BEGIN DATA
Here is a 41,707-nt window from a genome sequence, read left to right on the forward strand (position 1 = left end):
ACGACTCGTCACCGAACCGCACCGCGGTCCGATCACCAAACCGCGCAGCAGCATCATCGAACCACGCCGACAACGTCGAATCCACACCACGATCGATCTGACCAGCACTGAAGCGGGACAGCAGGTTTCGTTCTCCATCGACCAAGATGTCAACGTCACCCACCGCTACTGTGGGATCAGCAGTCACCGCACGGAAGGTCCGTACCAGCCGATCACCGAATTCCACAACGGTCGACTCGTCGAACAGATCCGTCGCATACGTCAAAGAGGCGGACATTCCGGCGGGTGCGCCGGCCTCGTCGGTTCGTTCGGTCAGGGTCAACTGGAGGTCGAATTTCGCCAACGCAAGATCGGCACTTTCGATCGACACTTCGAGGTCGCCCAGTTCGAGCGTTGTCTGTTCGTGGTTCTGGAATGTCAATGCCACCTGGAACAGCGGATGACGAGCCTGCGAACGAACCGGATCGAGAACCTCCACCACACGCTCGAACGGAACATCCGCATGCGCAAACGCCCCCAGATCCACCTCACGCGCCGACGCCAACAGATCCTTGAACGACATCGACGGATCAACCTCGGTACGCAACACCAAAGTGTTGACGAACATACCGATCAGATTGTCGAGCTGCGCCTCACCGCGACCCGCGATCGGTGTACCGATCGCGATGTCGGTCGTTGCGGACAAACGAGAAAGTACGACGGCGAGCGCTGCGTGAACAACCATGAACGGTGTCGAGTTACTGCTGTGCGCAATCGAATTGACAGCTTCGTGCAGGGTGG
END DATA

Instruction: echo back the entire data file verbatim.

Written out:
Here is a 41,707-nt window from a genome sequence, read left to right on the forward strand (position 1 = left end):
ACGACTCGTCACCGAACCGCACCGCGGTCCGATCACCAAACCGCGCAGCAGCATCATCGAACCACGCCGACAACGTCGAATCCACACCACGATCGATCTGACCAGCACTGAAGCGGGACAGCAGGTTTCGTTCTCCATCGACCAAGATGTCAACGTCACCCACCGCTACTGTGGGATCAGCAGTCACCGCACGGAAGGTCCGTACCAGCCGATCACCGAATTCCACAACGGTCGACTCGTCGAACAGATCCGTCGCATACGTCAAAGAGGCGGACATTCCGGCGGGTGCGCCGGCCTCGTCGGTTCGTTCGGTCAGGGTCAACTGGAGGTCGAATTTCGCCAACGCAAGATCGGCACTTTCGATCGACACTTCGAGGTCGCCCAGTTCGAGCGTTGTCTGTTCGTGGTTCTGGAATGTCAATGCCACCTGGAACAGCGGATGACGAGCCTGCGAACGAACCGGATCGAGAACCTCCACCACACGCTCGAACGGAACATCCGCATGCGCAAACGCCCCCAGATCCACCTCACGCGCCGACGCCAACAGATCCTTGAACGACATCGACGGATCAACCTCGGTACGCAACACCAAAGTGTTGACGAACATACCGATCAGATTGTCGAGCTGCGCCTCACCGCGACCCGCGATCGGTGTACCGATCGCGATGTCGGTCGTTGCGGACAAACGAGAAAGTACGACGGCGAGCGCTGCGTGAACAACCATGAACGGTGTCGAGTTACTGCTGTGCGCAATCGAATTGACAGCTTCGTGCAGGGTGG